This project aims to explore the ongoing contestations of global governance interventions of international organisations (IOs) by ostensibly “weak” states and the impact of such contestations on IOs. It proposes to approach these issues in a theoretically, empirically and methodologically innovative and ambitious way.
Theoretically, the project proposes to analyse contestations of global governance and their outcomes through the lenses of gift-giving theories originated within social anthropology and developed within international political economy focusing on such issues as international aid. On the one hand, studies of gift-giving are historically central to the French research tradition which is clearly evidenced by the seminal works produced on the topic starting from Marcel Mauss. However, the international (global) dimension of gift-giving is certainly underexplored. On the other hand, the studies of IOs and their global governance generating activities tend to focus only on their impact on “the field” and “local” actors. There is clearly not enough attention to the influences that “local” actors and “the field” project on IOs themselves. The project is interested in possible transformations of IOs at micro (individual practices and discourses), meso (organisational practices and discourses in the field) and macro (organisational practices and discourses beyond the field) levels.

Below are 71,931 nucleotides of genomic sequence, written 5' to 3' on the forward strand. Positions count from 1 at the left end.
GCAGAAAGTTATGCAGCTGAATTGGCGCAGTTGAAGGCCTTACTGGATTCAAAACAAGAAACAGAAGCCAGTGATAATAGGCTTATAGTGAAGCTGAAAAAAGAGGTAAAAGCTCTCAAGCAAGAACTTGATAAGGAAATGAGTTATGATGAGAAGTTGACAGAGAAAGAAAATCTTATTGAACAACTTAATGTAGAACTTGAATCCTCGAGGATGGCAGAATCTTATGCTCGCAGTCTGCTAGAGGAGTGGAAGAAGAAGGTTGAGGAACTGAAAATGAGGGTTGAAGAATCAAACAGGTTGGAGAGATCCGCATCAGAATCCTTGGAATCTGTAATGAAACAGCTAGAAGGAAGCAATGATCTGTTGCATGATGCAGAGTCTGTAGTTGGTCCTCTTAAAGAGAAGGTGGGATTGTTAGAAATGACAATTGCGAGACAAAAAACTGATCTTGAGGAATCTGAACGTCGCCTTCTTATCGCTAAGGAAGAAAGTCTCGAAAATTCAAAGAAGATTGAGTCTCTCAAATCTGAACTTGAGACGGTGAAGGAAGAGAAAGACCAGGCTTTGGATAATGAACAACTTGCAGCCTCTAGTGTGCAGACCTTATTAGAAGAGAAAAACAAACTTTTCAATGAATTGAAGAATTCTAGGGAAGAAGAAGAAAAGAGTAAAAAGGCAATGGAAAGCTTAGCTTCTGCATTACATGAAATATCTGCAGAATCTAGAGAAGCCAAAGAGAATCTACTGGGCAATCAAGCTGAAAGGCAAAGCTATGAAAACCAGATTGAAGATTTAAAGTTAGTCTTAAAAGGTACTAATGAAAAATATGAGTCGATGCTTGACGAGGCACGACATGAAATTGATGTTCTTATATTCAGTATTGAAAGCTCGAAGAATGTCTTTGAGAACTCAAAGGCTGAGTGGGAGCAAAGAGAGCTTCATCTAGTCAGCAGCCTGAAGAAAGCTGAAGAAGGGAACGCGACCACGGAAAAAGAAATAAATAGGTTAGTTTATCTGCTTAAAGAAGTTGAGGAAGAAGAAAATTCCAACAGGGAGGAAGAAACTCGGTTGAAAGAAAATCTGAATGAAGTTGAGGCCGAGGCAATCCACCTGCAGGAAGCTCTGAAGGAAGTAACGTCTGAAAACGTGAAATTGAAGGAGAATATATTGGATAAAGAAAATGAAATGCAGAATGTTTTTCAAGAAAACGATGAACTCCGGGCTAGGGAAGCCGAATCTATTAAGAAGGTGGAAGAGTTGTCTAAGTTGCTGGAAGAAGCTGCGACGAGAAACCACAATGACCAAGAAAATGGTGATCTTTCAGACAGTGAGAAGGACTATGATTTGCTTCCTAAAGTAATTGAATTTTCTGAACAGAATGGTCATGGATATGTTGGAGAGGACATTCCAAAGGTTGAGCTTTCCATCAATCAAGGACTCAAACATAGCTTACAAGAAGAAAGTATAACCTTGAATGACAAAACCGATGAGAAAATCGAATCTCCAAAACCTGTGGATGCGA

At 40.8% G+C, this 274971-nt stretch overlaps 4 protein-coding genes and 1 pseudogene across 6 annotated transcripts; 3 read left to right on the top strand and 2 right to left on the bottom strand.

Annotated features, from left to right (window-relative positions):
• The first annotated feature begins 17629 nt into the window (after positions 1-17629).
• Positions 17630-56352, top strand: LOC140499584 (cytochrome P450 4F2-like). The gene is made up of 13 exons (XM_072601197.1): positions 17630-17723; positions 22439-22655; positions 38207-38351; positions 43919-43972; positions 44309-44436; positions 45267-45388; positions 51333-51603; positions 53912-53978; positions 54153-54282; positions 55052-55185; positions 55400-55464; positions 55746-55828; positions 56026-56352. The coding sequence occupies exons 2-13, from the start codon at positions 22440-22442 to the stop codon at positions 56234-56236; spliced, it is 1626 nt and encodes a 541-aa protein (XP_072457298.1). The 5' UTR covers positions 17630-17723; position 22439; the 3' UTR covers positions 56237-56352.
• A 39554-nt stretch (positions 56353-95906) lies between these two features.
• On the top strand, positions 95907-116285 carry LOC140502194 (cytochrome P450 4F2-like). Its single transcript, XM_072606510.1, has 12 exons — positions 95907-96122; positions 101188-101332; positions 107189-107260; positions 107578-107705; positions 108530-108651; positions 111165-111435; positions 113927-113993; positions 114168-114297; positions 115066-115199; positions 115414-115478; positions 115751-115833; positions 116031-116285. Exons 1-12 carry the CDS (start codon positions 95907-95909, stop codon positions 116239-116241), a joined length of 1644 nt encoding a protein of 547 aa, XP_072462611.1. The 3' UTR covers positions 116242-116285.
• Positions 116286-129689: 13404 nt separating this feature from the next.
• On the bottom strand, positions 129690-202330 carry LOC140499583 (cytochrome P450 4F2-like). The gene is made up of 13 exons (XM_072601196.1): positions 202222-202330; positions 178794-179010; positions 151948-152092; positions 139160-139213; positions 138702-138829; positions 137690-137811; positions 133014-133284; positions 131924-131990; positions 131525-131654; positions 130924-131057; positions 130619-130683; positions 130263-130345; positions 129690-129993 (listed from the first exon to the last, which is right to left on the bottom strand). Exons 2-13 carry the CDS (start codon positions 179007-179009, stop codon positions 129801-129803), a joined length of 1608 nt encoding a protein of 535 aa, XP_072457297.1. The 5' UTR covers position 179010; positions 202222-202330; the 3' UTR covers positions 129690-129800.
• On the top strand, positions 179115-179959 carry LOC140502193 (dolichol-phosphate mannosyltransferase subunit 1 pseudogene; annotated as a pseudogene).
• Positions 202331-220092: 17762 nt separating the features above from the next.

Empirically, the project will investigate global governance contestations in the largely underexplored four post-Soviet Central Asian countries often defined as “fragile” or “weak” - Kyrgyzstan, Tajikistan, Turkmenistan and Uzbekistan. The focus on Central Asia is particularly justified by its mixed post-colonial and post-Soviet context, as well as by attention of various international actors to Central Asian states, some of which have been used as textbook examples of “failing” governance. Revealing variations in global governance contestations in Central Asia can help explaining similar dynamics or the lack of them in other post-Soviet and post-colonial contexts. Consequently, it will allow to better appreciate transformations of IOs through such interactions. The analysis will cover various IOs present in the region and engaging with global governance frameworks of development, security, migration, human rights and gender equality.
Methodologically, the project is inspired by a relatively recent “practice turn” in international relations. Studying interactions between IOs and “weak” states as instances of international gift-giving, involving practices of acceptance, resistance and reciprocity seems promising for understanding the impact of such interactions on governance outcomes and on governors themselves. Studying such practices in the context of the post-Soviet Central Asia with a multitude of IOs whose governors’ roles are largely unexplored should be particularly rewarding. The project will combine insights from field-guided practice tracing and theory-guided process tracing relying on a combination of three strategies: investigating sites, studying controversy and following concepts. Exploring global governance contestations will, thus, involve studying controversies around certain concepts as transformative practices contextualised through different “local” sites and actors.
Monsieur Oleg Korneev (Centre d'Etudes et de Recherches sur l'Action Locale)
The author of this summary is the project coordinator, who is responsible for the content of this summary. The ANR declines any responsibility as for its contents.
CERAL Centre d'Etudes et de Recherches sur l'Action Locale
Help of the ANR 360,956 euros
Beginning and duration of the scientific project: - 42 Months